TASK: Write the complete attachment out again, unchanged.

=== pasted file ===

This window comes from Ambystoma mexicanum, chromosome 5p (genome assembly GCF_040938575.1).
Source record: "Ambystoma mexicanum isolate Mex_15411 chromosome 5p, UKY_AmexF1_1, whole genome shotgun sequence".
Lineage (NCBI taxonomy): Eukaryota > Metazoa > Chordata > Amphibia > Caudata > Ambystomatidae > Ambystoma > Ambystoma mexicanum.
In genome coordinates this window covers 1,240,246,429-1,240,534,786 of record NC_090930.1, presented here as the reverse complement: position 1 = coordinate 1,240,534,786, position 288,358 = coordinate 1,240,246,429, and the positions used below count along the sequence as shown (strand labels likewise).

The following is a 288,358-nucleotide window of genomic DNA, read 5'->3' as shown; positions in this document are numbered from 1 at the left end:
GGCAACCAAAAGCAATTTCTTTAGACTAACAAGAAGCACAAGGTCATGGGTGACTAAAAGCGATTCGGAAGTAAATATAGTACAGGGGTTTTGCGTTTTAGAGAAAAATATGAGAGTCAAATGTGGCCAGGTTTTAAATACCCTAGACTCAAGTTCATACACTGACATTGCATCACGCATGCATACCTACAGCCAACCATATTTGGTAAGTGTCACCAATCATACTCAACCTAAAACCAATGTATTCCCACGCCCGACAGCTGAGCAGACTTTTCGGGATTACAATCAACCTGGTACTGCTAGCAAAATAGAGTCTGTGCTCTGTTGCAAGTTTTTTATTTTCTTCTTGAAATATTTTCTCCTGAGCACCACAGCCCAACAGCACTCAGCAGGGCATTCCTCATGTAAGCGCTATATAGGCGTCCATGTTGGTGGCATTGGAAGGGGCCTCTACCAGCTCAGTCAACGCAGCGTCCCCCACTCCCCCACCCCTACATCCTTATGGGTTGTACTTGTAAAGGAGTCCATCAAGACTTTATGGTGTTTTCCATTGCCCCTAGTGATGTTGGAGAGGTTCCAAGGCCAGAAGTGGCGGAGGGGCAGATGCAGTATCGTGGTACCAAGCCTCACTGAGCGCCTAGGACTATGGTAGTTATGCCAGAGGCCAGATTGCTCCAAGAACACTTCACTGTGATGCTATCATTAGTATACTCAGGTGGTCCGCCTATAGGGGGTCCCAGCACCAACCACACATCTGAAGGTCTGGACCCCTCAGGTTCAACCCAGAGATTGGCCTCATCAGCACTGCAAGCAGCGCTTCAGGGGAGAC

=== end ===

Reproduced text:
This window comes from Ambystoma mexicanum, chromosome 5p (genome assembly GCF_040938575.1).
Source record: "Ambystoma mexicanum isolate Mex_15411 chromosome 5p, UKY_AmexF1_1, whole genome shotgun sequence".
Lineage (NCBI taxonomy): Eukaryota > Metazoa > Chordata > Amphibia > Caudata > Ambystomatidae > Ambystoma > Ambystoma mexicanum.
In genome coordinates this window covers 1,240,246,429-1,240,534,786 of record NC_090930.1, presented here as the reverse complement: position 1 = coordinate 1,240,534,786, position 288,358 = coordinate 1,240,246,429, and the positions used below count along the sequence as shown (strand labels likewise).

The following is a 288,358-nucleotide window of genomic DNA, read 5'->3' as shown; positions in this document are numbered from 1 at the left end:
GGCAACCAAAAGCAATTTCTTTAGACTAACAAGAAGCACAAGGTCATGGGTGACTAAAAGCGATTCGGAAGTAAATATAGTACAGGGGTTTTGCGTTTTAGAGAAAAATATGAGAGTCAAATGTGGCCAGGTTTTAAATACCCTAGACTCAAGTTCATACACTGACATTGCATCACGCATGCATACCTACAGCCAACCATATTTGGTAAGTGTCACCAATCATACTCAACCTAAAACCAATGTATTCCCACGCCCGACAGCTGAGCAGACTTTTCGGGATTACAATCAACCTGGTACTGCTAGCAAAATAGAGTCTGTGCTCTGTTGCAAGTTTTTTATTTTCTTCTTGAAATATTTTCTCCTGAGCACCACAGCCCAACAGCACTCAGCAGGGCATTCCTCATGTAAGCGCTATATAGGCGTCCATGTTGGTGGCATTGGAAGGGGCCTCTACCAGCTCAGTCAACGCAGCGTCCCCCACTCCCCCACCCCTACATCCTTATGGGTTGTACTTGTAAAGGAGTCCATCAAGACTTTATGGTGTTTTCCATTGCCCCTAGTGATGTTGGAGAGGTTCCAAGGCCAGAAGTGGCGGAGGGGCAGATGCAGTATCGTGGTACCAAGCCTCACTGAGCGCCTAGGACTATGGTAGTTATGCCAGAGGCCAGATTGCTCCAAGAACACTTCACTGTGATGCTATCATTAGTATACTCAGGTGGTCCGCCTATAGGGGGTCCCAGCACCAACCACACATCTGAAGGTCTGGACCCCTCAGGTTCAACCCAGAGATTGGCCTCATCAGCACTGCAAGCAGCGCTTCAGGGGAGAC